This section hosts guidelines, manuals and toolkits to strengthen public health practice.
has the largest number of Tuberculosis (TB) cases in the world, more than a
quarter of the global TB burden. The World Health Organization (WHO) estimates
that 2.74 million people in India are infected with TB annually, and more than
4,10,000 people die from the disease. In fact, no country has a higher TB
burden than India, which accounts for a quarter of the 10 million global TB
cases and 1.4 million TB deaths each year. TB is curable if patients are
treated with effective, uninterrupted Anti-Tuberculous Therapy (ATT). Adherence
to treatment is critical for cure of individual patients, controlling spread of
infection, and minimizing the development of drug resistance. Long duration of
treatment makes it challenging for patients to complete it and many patients
eventually drop off the treatment completely. While non-adherence exists in
many forms (which affect treatment outcomes to varying degrees), one of the
more extreme forms is Loss to Follow Up (LFU) which remains a major challenge.
LFU TB patients are defined as: TB patients who did not start TB treatment
(after being notified) or whose treatment was interrupted for two consecutive
months or more. Such LFU patients are more likely to re-develop infectious
active TB and are at higher risk of developing Multi Drug Resistant TB
(MDR-TB). Thus, LFU becomes a major challenge in the treatment of MDR-TB due to
irregular treatment, and, thereby, increasing the risk of recurrence of TB
infection, mortality, and continuous spread of resistant strains through
Systematic reviews have described a plethora of characteristics associated with LFU along with other poor TB outcomes while on treatment, which include socio-demographic factors, clinical factors, and programmatic factors - treatment adverse events, prior history of anti-tuberculosis treatment, previous LFU, poor bacteriologic response and treatment duration prior to LFU - and certain other factors such as lack of social support, dissatisfaction with health care worker attitudes and lack of counseling.[i],[ii],[iii],[iv],[v] Some studies also suggest substance abuse, low or unstable socioeconomic status and poor response to treatment.[vi]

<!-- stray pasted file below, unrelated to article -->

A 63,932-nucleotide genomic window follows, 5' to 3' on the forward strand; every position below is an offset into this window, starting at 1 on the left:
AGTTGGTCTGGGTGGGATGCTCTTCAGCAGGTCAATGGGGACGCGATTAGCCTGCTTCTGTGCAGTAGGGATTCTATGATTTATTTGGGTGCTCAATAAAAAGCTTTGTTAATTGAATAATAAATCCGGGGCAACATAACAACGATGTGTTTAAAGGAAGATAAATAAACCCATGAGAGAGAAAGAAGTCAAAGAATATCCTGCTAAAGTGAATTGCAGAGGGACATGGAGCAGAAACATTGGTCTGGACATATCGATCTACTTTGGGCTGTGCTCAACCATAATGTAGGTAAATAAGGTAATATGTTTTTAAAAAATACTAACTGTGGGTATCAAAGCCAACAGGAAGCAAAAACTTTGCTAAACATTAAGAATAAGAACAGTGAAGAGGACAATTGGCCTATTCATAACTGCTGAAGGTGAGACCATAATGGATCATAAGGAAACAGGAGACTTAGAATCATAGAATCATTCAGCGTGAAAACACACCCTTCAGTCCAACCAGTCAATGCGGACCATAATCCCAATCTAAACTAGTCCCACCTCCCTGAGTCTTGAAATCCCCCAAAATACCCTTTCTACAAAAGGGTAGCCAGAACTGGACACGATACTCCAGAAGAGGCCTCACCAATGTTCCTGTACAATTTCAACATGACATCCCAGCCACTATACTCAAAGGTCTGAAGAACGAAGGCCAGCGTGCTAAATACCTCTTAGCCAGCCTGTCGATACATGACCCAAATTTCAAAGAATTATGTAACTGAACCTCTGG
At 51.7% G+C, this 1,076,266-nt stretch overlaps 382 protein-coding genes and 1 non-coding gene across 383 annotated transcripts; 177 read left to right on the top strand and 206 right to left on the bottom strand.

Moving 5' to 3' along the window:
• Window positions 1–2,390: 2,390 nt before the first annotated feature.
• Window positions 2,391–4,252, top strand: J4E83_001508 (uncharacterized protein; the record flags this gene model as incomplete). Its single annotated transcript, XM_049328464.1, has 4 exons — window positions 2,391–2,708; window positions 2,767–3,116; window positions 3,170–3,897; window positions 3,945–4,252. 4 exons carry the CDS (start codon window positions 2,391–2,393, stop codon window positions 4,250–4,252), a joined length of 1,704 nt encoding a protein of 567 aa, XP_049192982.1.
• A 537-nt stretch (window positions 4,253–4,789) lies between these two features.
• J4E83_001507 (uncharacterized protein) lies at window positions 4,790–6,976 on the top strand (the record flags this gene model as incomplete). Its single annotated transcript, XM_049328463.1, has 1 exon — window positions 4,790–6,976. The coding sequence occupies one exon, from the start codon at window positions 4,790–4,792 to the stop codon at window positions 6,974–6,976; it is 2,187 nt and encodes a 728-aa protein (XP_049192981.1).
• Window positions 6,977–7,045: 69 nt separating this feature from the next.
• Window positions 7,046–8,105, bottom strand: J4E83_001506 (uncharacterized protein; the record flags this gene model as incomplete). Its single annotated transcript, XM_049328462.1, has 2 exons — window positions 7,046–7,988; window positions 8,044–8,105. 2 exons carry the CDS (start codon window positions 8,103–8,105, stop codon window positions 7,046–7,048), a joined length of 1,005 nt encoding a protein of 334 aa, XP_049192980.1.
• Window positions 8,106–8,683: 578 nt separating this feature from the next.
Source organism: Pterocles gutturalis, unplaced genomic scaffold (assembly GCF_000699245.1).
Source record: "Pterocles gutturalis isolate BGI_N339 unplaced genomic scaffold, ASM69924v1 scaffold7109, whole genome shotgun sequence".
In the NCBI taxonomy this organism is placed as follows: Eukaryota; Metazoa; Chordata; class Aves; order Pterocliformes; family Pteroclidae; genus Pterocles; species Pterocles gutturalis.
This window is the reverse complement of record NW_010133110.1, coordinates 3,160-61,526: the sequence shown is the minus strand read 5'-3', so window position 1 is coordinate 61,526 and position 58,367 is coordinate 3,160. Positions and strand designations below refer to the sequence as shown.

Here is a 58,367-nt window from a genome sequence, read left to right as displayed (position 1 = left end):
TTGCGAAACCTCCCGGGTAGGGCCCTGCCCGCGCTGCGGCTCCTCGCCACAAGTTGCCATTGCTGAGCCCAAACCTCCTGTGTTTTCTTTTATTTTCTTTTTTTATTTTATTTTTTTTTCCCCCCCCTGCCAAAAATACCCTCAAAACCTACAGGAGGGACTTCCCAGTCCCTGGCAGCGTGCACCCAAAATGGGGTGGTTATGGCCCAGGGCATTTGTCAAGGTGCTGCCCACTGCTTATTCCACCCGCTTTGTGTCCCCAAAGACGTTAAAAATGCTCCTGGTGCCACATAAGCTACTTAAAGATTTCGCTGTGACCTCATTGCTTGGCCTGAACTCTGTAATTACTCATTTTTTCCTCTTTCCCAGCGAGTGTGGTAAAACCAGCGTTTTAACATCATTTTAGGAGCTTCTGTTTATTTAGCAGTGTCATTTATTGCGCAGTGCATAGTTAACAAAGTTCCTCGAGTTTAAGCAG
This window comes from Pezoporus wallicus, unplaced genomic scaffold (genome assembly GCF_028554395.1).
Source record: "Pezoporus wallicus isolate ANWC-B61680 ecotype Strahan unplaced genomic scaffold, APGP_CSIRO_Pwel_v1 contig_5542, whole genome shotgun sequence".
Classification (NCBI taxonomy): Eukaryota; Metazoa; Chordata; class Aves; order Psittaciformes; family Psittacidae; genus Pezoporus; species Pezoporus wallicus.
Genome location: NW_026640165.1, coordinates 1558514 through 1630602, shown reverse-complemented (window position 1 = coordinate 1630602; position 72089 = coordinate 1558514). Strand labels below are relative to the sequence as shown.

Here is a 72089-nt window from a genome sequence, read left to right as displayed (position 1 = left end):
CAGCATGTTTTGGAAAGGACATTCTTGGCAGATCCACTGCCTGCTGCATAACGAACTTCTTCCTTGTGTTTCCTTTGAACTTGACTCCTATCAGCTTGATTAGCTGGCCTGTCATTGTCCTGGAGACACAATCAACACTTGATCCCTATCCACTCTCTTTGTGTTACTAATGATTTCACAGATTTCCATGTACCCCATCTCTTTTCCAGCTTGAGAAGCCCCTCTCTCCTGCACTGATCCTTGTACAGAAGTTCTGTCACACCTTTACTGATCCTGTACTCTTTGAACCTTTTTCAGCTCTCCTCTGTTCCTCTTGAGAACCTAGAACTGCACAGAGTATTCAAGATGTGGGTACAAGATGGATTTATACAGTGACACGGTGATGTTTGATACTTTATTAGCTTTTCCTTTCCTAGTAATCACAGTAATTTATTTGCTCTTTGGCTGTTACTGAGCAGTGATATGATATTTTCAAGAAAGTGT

Though TB programs in India have historically used Directly Observed Therapy (DOT) with restrictive monitoring approaches (primarily facility or home based, providing patients with uniform care without any triaging), the parallel investment into Digital Adherence Technologies (DATs) which include feature phone–based (99DOTS that has been implemented widely in India’s National TB Elimination Program-NTEP to monitor more than 150,000 patients taking therapy for drug-susceptible TB since 2015[vii]) and smartphone-based technologies, digital pillboxes and ingestible sensors (still being piloted and rolled out), facilitating more patient-centric approaches for monitoring adherence, though available data is limited. Also, despite these promising features, routine data and research studies have revealed suboptimal patient engagement with 99DOTS, that is, many patients do not call 99DOTS throughout the entire treatment course.